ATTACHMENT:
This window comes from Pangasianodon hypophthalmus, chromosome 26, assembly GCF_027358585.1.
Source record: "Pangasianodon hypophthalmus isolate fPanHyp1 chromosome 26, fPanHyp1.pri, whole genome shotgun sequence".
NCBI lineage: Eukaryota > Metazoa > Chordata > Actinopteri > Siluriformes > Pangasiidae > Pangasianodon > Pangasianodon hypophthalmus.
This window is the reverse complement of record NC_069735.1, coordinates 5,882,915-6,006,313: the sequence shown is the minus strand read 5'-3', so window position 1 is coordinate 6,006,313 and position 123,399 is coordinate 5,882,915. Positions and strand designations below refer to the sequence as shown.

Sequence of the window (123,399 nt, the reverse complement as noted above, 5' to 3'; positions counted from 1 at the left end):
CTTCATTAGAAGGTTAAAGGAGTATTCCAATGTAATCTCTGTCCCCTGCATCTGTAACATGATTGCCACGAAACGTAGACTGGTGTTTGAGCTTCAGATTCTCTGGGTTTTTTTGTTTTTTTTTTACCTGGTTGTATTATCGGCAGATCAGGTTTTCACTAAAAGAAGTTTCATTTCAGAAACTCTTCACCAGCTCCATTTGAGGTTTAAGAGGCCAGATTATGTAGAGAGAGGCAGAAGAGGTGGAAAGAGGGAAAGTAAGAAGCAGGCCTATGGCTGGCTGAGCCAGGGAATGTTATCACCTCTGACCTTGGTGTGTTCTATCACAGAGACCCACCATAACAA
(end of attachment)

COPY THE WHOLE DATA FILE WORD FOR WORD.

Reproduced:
This window comes from Pangasianodon hypophthalmus, chromosome 26, assembly GCF_027358585.1.
Source record: "Pangasianodon hypophthalmus isolate fPanHyp1 chromosome 26, fPanHyp1.pri, whole genome shotgun sequence".
NCBI lineage: Eukaryota > Metazoa > Chordata > Actinopteri > Siluriformes > Pangasiidae > Pangasianodon > Pangasianodon hypophthalmus.
This window is the reverse complement of record NC_069735.1, coordinates 5,882,915-6,006,313: the sequence shown is the minus strand read 5'-3', so window position 1 is coordinate 6,006,313 and position 123,399 is coordinate 5,882,915. Positions and strand designations below refer to the sequence as shown.

Sequence of the window (123,399 nt, the reverse complement as noted above, 5' to 3'; positions counted from 1 at the left end):
CTTCATTAGAAGGTTAAAGGAGTATTCCAATGTAATCTCTGTCCCCTGCATCTGTAACATGATTGCCACGAAACGTAGACTGGTGTTTGAGCTTCAGATTCTCTGGGTTTTTTTGTTTTTTTTTTACCTGGTTGTATTATCGGCAGATCAGGTTTTCACTAAAAGAAGTTTCATTTCAGAAACTCTTCACCAGCTCCATTTGAGGTTTAAGAGGCCAGATTATGTAGAGAGAGGCAGAAGAGGTGGAAAGAGGGAAAGTAAGAAGCAGGCCTATGGCTGGCTGAGCCAGGGAATGTTATCACCTCTGACCTTGGTGTGTTCTATCACAGAGACCCACCATAACAA